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Chapter 1

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Western University
Philosophy 4990A/B
Michael Fox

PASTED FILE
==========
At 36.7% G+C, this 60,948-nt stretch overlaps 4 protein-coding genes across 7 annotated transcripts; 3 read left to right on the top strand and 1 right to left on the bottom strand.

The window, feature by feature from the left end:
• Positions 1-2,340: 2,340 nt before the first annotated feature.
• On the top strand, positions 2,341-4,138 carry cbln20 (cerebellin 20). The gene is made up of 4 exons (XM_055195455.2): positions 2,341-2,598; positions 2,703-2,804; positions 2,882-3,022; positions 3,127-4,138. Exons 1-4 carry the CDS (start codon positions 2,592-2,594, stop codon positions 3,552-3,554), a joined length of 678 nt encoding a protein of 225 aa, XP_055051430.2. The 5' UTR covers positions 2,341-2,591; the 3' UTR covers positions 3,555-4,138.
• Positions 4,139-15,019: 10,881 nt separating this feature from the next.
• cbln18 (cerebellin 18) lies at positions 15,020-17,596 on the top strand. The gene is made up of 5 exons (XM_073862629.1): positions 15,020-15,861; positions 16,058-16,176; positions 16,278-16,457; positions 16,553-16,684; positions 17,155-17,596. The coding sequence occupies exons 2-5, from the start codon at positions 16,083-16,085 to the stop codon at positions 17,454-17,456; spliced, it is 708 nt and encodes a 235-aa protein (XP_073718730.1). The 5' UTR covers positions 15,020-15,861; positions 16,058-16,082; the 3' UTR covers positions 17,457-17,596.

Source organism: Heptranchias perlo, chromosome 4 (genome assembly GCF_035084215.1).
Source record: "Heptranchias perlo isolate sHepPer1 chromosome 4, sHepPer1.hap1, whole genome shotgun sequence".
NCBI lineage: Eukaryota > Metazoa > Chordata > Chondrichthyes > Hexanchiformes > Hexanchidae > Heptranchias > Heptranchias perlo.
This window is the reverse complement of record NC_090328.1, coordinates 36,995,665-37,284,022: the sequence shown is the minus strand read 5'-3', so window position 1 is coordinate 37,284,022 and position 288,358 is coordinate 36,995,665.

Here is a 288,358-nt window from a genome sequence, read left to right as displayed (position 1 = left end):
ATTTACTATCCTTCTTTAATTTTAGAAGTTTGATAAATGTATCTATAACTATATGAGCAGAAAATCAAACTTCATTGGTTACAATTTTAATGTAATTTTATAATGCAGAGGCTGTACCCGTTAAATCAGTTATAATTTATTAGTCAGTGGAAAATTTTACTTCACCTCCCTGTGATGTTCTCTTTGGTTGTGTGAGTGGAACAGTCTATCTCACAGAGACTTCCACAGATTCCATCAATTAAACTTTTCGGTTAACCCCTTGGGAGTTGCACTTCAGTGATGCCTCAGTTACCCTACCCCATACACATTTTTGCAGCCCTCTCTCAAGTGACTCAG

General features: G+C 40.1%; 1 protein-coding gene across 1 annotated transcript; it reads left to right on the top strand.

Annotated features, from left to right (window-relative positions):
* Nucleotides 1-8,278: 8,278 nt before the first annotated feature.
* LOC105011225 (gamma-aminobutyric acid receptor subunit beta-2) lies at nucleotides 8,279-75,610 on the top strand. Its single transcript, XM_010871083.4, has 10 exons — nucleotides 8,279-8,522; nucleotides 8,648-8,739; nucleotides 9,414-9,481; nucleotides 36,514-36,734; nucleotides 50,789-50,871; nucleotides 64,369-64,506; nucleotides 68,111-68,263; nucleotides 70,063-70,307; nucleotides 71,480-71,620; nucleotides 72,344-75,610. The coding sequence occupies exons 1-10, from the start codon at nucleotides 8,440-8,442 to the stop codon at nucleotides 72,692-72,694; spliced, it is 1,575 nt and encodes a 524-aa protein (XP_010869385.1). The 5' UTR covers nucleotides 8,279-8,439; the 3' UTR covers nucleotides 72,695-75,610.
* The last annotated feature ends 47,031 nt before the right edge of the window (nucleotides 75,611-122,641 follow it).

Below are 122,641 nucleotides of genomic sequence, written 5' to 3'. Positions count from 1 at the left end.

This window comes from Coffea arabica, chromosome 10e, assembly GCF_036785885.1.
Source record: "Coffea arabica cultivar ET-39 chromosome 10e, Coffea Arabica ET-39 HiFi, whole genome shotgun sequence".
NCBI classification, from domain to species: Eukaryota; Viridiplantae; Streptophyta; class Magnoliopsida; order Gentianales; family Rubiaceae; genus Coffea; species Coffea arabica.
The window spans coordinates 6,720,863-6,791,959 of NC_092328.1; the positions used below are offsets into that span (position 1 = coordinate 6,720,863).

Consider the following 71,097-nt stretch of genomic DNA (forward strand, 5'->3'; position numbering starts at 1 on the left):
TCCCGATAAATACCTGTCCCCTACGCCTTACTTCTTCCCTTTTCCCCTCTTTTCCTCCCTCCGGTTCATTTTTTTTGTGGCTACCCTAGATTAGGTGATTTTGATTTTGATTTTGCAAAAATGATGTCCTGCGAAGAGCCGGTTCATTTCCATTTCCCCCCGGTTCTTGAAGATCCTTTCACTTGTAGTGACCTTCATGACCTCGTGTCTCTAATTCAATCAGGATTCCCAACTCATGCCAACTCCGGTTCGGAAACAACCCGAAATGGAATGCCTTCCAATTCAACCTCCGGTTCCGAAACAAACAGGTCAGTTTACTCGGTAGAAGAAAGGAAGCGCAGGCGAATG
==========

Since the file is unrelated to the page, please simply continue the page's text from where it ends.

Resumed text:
INTRODUCTION/ CHPT 1  The intention of the book is to provide an opportunity for continuous, uninterrupted confrontation, a change to test experience by experience  Love and responsibility with this sort of methodological basis, fears nothing and need fear nothing which can be legitimized by experience  Experience does not have to be afraid of experience. Truth can only gain from such a confrontation  Became a discussion on the means by which the correctness of moral norms might be established  Revealed also that the only solutions which can expect to be fully accepted must be based both on honest anthropology and on a profound insight into the act itself, revealed in particular that it is impossible to isolate the question of the legitimacy of the act so completely as to separate it from its primary function in interpersonal relations; that of expressing love or in other words affirming the person so as to enhance its dignity  There is probably no need to waste words showing how very closely the subject matter of that work is connected with the question of responsible love, which is the main theme of love and responsibility  All pronouncements on such matters must be based on personal experience, so that priests and persons living a celibate life can have nothing to say on questions of love and marriage  Doctrine the teaching o the Church – in the sphere of sexual morality is based upon the New Testament, the pronouncements of which on this subject are brief but also sufficient  Such a good is the person and the moral truth most closely bound up with the world of persons is the commandment to love- for love is a good peculiar to the world of persons  In the context of relationships between persons of different sexes, when we speak of sexual morality, we are really thinking of love and responsibility  Manuals of ethics and moral theology tend to deal with these two kinds of love separately: with the first in discussions of the theological virtues, since love is the greatest of these and with the second primarily within the framework of discussion of the cardinal virtue of continence, since sexual purity is connected with this  When it goes without saying that problems of sex are above all problems of the body  Sexual morality is within the domain of the person. It is impossible to understand anything about it without understanding what the person is, the mode of existence, its functioning, its powers CHAPTER 1 – THE PERSON AND SEXUAL KNOWLEDGE  The term person has been coined to signify that a man cannot be wholly contained within the concept individual member of the species, but that there is something more to him, a particular richness and perfection in the manner of his being, which can only be brought out by the use of the word person  Man has the ability to reason, he is a rational being, which cannot be said of any other entity in the visible world, for in none of them do we find any trace of conceptual thinking  In man, cognition and desire acquire a spiritual character and therefore assist in the formation of a genuine interior life, which doesn’t happen with animals. Inner life means spiritual life. It revolves around truth and goodness  A human person, as a distinctly defined subject, establishes contact with all other entities precisely through the inner self and neither the natural contacts which are also its prerogative, since it has a body and in a certain sense is a body  Constitute its characteristic way of communication with the world  It includes the power of self determination, based on reflection and manifested in the fact that a man acts from choice – this power is called free will  I am, I must be, independent in my actions. All human relationships are posited on this fact  To use means to employ some object of action as a means to an end – the end also implies the existence of means so that in the nature of things the means is subordinated to the end, and at the same time subordinated to some extent to the agent  Intelligent human beings are only required not to destroy or squander these natural resources but to use them with restraint so as not to impede the development of man himself, and so as to ensure the coexistence of human societies in justice and harmony  For a person must not be merely the means to an end for another person  Anyone who treats a person as the means to an end does violence to the very essence of the other to what constitutes its natural right  Therefore, if God intends to direct man towards certain goals, he allows him to begin with to know those goals, so that he may make them his own and strive towards them indirectly  Obviously, i may want another person to desire the same good which I myself desire. Obviously the other must know this end of mine, recognize it as a good and adopt it. If this happens a special bond is established between me and this other person: the bond of a common good and a common aim  Love between two people is quite unthinkable without some common good to bind them together  Instinct alone does not necessarily imply the ability to love. This capacity is, however, inherent in human beings and is bound up with their freedom of will. Man’s capacity for love depends on his willingness consciously to seek a good together with others, and to subordinate himself to that good for the sake of others, or to others for the sake of that good  Marriage is one of the most important areas where this principle is put into practice  These objective purposes of marriage create in principle the possibility of love and exclude the possibility of treating a person as means to an end and as an object for use  The sexual relationship presents more opportunities than most other activities for treating a person – sometimes even without realizing it – as an object of use  This subordination is a particularly strict obligation in marriage and the objective aims of that institution can be realized only if the partners adopt the broad principles which follow from acknowledgment of the value of the person in the context of a fully developed sexual relationship  These emotions or sentiments usually have some influence in determining the objective structure of peoples actions  A positive charge is pleasure and a negative charge is pain. Pleasure appears in different guises or shades – depending on the emotion affective experiences with which it is connected  For only a human being can be an object of equal status for another human being – a partner in activity – this equality between the subject and the object of activity forms a special basis for emotional affective experiences and for the positive or negative charges which they carry in the shape of pleasure or of pain  Sexual morality comes into being not only because persons are of the purpose of sexual life, but also because they are aware that they are persons  This morality is personalistic both in relation to its subject and in relation to its object – objectively because it is concerned with the proper treatment of a person in the context of sexual pleasure  This means that the science of ethics, if it is to fulfil its proper function in the field of sexual morality, must, in all the profusion and variety of human actions, and indeed of passive experiences too  Whatever shows not that but the intention to use a person even when it disguises itself as long and seeks to legitimate itself under that name  The useful is whatever gives pleasure and excludes its opposite for pleasure is the essential ingredient of human happiness. To be happy, according to the premises of utilitarianism is to live pleasurably  Utilitarian’s regard the principles of the maximization of pleasure accompanied by the minimization of pain as the primary rule of human morality with the rider that it must be observed not only by individuals, egoistically but also collectively by society  Pleasure is essentially incidental, contingent on something which